ON SEPT. 11, terrorists attacked the United States in an unprecedented and brutal manner, killing thousands of innocent people, including the passengers and crews of four aircraft.
Like everyone throughout our country, I am repulsed and angered by these attacks and believe all appropriate steps must be taken to bring the perpetrators to justice.
We must prevent any future such attacks. That is the highest obligation of our federal, state and local governments. On this, we are united as a nation. Any nation, group or individual that fails to comprehend this or believes that we will tolerate such illegal and uncivilized attacks is grossly mistaken.
Last week, filled with grief and sorrow for those killed and injured and with anger at those who had done this, I confronted the solemn responsibility of voting to authorize the nation to go to war. Some believe this resolution was only symbolic, designed to show national resolve. But I could not ignore that it provided explicit authority, under the War Powers Resolution and the Constitution, to go to war.
It was a blank check to the president to attack anyone involved in the Sept. 11 events -- anywhere, in any country, without regard to our nation's long- term foreign policy, economic and national security interests, and without time limit. In granting these overly broad powers, the Congress failed its responsibility to understand the dimensions of its declaration. I could not support such a grant of war-making authority to the president; I believe it would put more innocent lives at risk.
The president has the constitutional authority to protect the nation from further attack and he has mobilized the armed forces to do just that. The Congress should have waited for the facts to be presented and then acted with fuller knowledge of the consequences of our action.
I have heard from thousands of my constituents in the wake of this vote. Many -- a majority -- have counseled restraint and caution, demanding that we ascertain the facts and ensure that violence does not beget violence. They understand the boundless consequences of proceeding hastily to war, and I thank them for their support.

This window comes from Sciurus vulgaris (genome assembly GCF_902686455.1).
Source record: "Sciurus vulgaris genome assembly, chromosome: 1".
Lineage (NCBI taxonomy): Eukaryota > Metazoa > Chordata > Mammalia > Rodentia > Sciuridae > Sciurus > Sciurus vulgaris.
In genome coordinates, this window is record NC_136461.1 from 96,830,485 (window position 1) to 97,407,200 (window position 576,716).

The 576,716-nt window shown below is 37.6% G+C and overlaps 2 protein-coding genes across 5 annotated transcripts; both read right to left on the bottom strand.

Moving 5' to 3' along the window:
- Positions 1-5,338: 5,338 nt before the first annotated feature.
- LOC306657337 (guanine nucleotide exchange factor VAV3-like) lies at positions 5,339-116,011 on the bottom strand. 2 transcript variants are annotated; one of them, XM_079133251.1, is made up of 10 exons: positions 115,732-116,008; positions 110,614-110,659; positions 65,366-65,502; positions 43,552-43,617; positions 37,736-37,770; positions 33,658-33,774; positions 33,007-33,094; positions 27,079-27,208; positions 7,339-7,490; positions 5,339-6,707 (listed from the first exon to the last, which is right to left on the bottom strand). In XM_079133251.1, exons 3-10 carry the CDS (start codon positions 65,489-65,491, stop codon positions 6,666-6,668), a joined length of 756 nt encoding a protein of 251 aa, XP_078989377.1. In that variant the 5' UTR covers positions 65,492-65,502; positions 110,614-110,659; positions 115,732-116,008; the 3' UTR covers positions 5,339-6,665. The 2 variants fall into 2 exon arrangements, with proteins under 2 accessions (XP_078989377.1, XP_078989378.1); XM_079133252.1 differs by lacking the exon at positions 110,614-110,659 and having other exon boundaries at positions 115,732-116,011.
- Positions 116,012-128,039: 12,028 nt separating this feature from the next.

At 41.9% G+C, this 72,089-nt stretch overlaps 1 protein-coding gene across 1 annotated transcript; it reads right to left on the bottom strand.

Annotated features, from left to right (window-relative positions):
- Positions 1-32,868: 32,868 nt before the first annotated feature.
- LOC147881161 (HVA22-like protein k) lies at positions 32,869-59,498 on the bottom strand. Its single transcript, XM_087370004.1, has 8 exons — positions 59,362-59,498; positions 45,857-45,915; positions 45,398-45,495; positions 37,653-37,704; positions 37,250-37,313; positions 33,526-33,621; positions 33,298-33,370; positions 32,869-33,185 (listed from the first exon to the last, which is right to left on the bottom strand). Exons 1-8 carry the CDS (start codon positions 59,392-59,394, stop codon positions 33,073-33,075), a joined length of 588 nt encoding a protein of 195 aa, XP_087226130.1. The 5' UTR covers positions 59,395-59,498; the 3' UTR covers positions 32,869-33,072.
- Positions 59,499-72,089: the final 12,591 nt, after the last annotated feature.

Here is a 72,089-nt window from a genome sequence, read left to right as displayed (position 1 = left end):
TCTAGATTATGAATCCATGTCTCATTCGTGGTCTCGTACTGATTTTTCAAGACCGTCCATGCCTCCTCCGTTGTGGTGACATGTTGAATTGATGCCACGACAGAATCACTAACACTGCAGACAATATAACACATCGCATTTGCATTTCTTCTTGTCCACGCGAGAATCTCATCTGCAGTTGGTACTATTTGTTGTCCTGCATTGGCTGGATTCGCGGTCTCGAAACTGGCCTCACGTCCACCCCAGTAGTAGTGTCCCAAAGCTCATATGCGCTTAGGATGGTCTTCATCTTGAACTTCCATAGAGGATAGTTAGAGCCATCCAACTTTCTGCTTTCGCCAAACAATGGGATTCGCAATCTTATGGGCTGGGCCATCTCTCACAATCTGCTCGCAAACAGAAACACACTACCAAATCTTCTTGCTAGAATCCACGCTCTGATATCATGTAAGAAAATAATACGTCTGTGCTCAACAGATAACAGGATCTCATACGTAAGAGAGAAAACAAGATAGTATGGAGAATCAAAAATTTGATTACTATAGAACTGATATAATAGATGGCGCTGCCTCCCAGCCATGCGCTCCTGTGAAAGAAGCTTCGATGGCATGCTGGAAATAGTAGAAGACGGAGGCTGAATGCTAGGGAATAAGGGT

Others believe that I should have voted for the resolution -- either for symbolic or geopolitical reasons, or because they truly believe a military option is unavoidable. However, I am not convinced that voting for the resolution preserves and protects U.S. interests. We must develop our intelligence and bring those who did this to justice. We must mobilize and maintain an international coalition against terrorism. Finally, we have a chance to demonstrate to the world that great powers can choose to fight on the fronts of their choosing, and that we can choose to avoid needless military action when other avenues to redress our rightful grievances and to protect our nation are available to us.
We must respond, but the character of that response will determine for us and for our children the world that they will inherit. I do not dispute the president's intent to rid the world of terrorism -- but we have many means to reach that goal, and measures that spawn further acts of terror or that do not address the sources of hatred do not increase our security.
Secretary of State Colin Powell himself eloquently pointed out the many ways to get at the root of this problem -- economic, diplomatic, legal and political, as well as military. A rush to launch precipitous military counterattacks runs too great a risk that more innocent men, women, children will be killed. I could not vote for a resolution that I believe could lead to such an outcome.